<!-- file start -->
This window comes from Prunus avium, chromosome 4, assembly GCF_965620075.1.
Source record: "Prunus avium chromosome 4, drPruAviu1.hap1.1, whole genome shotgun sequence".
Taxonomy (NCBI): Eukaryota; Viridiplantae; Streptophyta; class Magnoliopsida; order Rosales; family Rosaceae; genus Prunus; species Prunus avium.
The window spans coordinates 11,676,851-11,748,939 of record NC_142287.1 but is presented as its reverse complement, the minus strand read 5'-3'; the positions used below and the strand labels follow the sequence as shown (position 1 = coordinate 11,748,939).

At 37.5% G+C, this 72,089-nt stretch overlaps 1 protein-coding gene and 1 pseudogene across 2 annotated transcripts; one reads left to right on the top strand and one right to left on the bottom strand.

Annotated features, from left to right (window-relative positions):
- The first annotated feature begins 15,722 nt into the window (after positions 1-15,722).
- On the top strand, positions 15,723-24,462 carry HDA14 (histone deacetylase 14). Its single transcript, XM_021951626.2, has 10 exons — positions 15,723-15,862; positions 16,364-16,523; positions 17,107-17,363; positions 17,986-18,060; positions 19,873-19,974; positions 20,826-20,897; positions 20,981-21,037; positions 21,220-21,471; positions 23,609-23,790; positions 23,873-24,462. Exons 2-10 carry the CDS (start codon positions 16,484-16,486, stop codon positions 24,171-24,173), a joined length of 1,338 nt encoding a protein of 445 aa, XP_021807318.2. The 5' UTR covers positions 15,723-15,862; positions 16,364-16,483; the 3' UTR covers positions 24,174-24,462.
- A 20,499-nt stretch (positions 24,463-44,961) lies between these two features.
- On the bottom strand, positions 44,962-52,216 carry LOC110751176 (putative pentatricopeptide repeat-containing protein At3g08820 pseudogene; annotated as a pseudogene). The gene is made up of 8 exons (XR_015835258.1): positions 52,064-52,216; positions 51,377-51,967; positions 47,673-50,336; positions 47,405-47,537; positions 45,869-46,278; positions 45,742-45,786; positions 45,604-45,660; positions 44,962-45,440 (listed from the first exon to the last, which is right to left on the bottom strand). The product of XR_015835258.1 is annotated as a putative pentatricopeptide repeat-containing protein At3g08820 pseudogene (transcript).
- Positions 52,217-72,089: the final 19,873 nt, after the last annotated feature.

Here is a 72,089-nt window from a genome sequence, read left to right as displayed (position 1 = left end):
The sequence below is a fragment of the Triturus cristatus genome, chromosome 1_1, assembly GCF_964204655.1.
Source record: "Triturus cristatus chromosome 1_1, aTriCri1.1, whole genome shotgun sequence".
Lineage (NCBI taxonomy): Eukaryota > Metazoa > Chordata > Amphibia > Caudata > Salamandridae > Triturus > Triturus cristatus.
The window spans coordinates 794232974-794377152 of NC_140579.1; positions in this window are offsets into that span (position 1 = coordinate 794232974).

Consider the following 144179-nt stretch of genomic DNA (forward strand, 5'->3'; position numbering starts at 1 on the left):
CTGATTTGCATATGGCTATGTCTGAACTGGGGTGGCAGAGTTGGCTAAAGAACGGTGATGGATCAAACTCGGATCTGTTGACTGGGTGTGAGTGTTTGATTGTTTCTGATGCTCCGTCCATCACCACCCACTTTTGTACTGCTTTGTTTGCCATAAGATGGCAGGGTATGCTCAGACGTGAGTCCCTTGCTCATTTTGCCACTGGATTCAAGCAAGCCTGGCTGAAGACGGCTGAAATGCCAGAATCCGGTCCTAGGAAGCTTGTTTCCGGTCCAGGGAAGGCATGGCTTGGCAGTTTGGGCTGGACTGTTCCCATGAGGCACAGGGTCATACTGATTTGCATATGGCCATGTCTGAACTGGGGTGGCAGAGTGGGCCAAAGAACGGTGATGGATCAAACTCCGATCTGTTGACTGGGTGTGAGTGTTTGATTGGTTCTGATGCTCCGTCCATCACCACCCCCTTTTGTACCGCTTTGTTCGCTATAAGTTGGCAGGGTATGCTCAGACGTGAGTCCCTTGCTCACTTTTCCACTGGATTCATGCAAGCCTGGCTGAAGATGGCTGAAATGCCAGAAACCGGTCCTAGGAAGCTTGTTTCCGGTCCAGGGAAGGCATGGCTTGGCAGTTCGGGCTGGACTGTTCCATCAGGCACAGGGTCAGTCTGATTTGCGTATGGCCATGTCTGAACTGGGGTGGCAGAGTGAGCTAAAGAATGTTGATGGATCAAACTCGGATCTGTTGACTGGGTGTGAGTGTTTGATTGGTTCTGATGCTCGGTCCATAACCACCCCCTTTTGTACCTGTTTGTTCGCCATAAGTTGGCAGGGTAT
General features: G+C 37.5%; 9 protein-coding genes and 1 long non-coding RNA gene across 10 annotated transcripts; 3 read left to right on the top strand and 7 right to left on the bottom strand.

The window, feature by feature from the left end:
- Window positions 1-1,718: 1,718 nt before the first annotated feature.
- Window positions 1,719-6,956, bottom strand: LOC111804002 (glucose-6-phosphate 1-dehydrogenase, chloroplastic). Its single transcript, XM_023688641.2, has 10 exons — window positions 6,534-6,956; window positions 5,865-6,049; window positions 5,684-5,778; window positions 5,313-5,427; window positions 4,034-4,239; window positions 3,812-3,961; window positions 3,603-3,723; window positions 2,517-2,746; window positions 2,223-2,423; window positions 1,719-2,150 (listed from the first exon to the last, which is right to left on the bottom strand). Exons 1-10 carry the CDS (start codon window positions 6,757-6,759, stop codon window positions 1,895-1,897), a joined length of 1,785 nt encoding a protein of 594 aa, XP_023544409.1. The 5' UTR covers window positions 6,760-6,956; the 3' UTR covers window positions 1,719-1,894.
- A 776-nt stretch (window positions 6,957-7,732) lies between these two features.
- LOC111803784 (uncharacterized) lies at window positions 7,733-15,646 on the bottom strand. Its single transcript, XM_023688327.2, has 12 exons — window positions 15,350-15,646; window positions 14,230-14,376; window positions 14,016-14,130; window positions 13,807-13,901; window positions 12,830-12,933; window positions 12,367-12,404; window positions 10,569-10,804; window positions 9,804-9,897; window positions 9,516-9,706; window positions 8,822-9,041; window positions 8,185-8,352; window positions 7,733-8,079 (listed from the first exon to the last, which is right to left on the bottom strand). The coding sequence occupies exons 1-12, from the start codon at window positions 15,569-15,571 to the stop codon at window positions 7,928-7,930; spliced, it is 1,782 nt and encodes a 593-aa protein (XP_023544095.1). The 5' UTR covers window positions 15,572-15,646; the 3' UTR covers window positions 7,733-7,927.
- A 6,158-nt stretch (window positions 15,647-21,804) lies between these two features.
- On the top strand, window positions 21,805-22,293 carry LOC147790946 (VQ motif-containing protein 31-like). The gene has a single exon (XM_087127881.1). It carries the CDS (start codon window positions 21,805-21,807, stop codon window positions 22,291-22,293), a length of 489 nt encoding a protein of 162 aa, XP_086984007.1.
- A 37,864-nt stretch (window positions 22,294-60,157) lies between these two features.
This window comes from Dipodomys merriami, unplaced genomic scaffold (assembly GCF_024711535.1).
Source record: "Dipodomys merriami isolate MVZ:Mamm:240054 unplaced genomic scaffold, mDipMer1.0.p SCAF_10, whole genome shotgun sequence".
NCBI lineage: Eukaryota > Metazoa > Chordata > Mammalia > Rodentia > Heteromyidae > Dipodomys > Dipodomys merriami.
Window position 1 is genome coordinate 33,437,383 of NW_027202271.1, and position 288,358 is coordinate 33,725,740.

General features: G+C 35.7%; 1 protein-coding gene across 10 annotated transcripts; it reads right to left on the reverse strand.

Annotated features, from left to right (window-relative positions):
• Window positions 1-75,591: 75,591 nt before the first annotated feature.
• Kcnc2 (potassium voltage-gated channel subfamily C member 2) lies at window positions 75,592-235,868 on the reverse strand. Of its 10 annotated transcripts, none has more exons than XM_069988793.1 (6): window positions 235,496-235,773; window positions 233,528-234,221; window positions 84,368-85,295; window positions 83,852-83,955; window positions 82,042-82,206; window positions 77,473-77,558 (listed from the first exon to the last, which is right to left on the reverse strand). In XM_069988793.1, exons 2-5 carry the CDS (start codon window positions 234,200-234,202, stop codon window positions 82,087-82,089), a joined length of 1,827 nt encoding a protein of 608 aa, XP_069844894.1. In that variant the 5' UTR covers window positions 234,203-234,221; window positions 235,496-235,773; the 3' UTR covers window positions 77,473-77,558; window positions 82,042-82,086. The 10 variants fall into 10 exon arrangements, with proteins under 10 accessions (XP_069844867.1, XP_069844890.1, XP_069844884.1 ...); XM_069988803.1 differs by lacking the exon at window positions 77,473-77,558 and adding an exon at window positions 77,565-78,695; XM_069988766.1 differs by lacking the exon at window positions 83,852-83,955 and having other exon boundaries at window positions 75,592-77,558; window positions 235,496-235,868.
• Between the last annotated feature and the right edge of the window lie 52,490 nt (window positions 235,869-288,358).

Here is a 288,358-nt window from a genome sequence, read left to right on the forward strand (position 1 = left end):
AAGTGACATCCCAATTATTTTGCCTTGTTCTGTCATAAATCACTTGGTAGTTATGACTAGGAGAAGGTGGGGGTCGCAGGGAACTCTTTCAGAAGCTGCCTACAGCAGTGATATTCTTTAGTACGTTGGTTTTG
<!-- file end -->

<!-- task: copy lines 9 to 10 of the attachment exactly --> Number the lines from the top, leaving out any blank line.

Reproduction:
- A 20,499-nt stretch (positions 24,463-44,961) lies between these two features.
- On the bottom strand, positions 44,962-52,216 carry LOC110751176 (putative pentatricopeptide repeat-containing protein At3g08820 pseudogene; annotated as a pseudogene). The gene is made up of 8 exons (XR_015835258.1): positions 52,064-52,216; positions 51,377-51,967; positions 47,673-50,336; positions 47,405-47,537; positions 45,869-46,278; positions 45,742-45,786; positions 45,604-45,660; positions 44,962-45,440 (listed from the first exon to the last, which is right to left on the bottom strand). The product of XR_015835258.1 is annotated as a putative pentatricopeptide repeat-containing protein At3g08820 pseudogene (transcript).